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January 02, 2014
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Convicted cop killer seeks new trial after witness recants testimony

A key witness has recanted his testimony in the 1990 murder conviction of Alvin Parker for the murder of off-duty officer Gary Lee Ward

By Jennifer Palmer
The Oklahoman

OKLAHOMA CITY — Twenty-three years after testifying against his "favorite cousin" in the killing of an Oklahoma City police officer, a key witness has recanted his testimony in the 1990 murder conviction of Alvin Parker.

A sworn statement in which Parker's cousin, Glenn Briggs, said Parker was not involved in the officer's death prompted the 10th U.S. Circuit Court of Appeals in Denver to rule that Parker can seek a new trial. Two previous requests to a federal court for a new trial were denied. The latest was filed Monday in federal court in Oklahoma City.

Parker, 55, is serving a 199-year sentence for second-degree murder in the shooting death of off-duty officer Gary Lee Ward. Ward, an Oklahoma City police detective, was shot while trying to stop a thief fleeing with a stolen motel television on Feb. 2, 1985.

In a sworn statement made May 13, Briggs said he lied about Parker committing the killing.

Briggs said he was scared when police told him he was being booked for the murder, and didn't know the last name or address of the real killer, who he knew as "Thaddeus" or "Theddeus." So he told police Parker did it.

Briggs said he's coming forward now because he doesn't want to take the truth to his grave, according to the statement.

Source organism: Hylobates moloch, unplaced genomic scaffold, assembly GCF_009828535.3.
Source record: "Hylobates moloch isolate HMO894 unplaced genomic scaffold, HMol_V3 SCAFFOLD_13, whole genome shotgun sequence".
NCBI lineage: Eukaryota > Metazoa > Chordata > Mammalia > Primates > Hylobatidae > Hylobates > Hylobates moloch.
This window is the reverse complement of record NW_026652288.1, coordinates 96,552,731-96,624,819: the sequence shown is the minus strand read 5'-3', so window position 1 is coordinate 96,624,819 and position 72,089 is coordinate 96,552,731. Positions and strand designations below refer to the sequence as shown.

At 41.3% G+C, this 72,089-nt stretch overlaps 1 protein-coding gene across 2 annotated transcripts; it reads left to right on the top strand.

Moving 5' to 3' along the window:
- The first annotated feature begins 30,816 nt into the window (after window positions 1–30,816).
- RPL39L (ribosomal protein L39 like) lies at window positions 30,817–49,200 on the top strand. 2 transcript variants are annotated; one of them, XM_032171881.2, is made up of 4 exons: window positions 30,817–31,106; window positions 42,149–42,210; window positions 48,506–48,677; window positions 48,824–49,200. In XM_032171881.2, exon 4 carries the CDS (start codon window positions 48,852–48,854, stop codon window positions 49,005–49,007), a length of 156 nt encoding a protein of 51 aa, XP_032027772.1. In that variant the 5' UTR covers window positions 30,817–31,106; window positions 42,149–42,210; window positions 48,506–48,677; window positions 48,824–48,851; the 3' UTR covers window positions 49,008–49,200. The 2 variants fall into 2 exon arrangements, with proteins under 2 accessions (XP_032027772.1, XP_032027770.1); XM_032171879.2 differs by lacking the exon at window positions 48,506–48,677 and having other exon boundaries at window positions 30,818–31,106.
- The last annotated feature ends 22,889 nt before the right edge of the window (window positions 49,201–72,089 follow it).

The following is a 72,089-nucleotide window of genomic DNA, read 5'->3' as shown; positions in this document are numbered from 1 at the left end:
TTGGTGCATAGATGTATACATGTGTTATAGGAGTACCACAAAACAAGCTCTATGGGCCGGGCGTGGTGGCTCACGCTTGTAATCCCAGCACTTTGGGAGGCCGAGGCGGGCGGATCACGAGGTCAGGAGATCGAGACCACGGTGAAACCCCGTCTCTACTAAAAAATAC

"Alvin was my favorite cousin, and I'm sorry I took him through this ordeal, but I didn't know he'd be locked up this long," the statement reads. "It's up to me to set things right and I pray he forgives me."

Parker was tried twice for Ward's death. Jurors at his first trial in 1986 found him guilty of first-degree murder and gave him a life sentence, but he received a new trial after a witness' reliability was questioned and prosecutorial misconduct was alleged.

At the retrial, Parker was convicted of second-degree murder and sentenced to 199 years. He is incarcerated at the Dick Conner Correctional Center in Hominy.

He has appealed his conviction numerous times. In 2001, the FBI discovered forensic chemist Joyce Gilchrist incorrectly matched Parker's hair with hair on clothing from the victim. Gilchrist was fired after it was determined she made faulty analysis and gave false testimony in some cases. But Parker wasn't given a new trial.

In his statement, Briggs said he thought his cousin would be freed after Gilchrist's misconduct came to light.

"When the FBI said the hair didn't match his and could not have come from him, I thought he'd surely be released and I'd be freed from my mischief. But not even that freed Alvin," he stated.

Gloyd McCoy, a former attorney who once represented Parker, said in light of the new evidence, Parker deserves a new trial.

"We should always look into whether somebody lied. The entire justice system is based on truthful testimony," said McCoy, who suffers from Parkinson's disease and is no longer practicing law. He was suspended in 2010.

In the ruling, the appeals court justices said because it appears Briggs' testimony was crucial to convicting Parker, the allegations of perjury warrant further exploration by the district court.

Briggs was the key prosecution witness in the 1990 trial. He was originally charged with murder, but the charge was reduced to grand larceny in exchange for his testimony. He was sentenced to five years.

Attempts to reach Briggs by phone were unsuccessful.

Martha Ward, the victim's widow, said she hadn't heard of Briggs' statement recanting his testimony. If Parker is given a new trial, she said she'll attend even if it's painful to dredge up old memories.

"God didn't promise us a rose garden here," said Ward, 71. "And so what you have to do, you have to do."

Their daughter, Terri Ward, followed her father into law enforcement and is a secretary for the Oklahoma City Police Department's Will Rogers Patrol Division.


McClatchy-Tribune News Service

Copyright 2014 The Oklahoman






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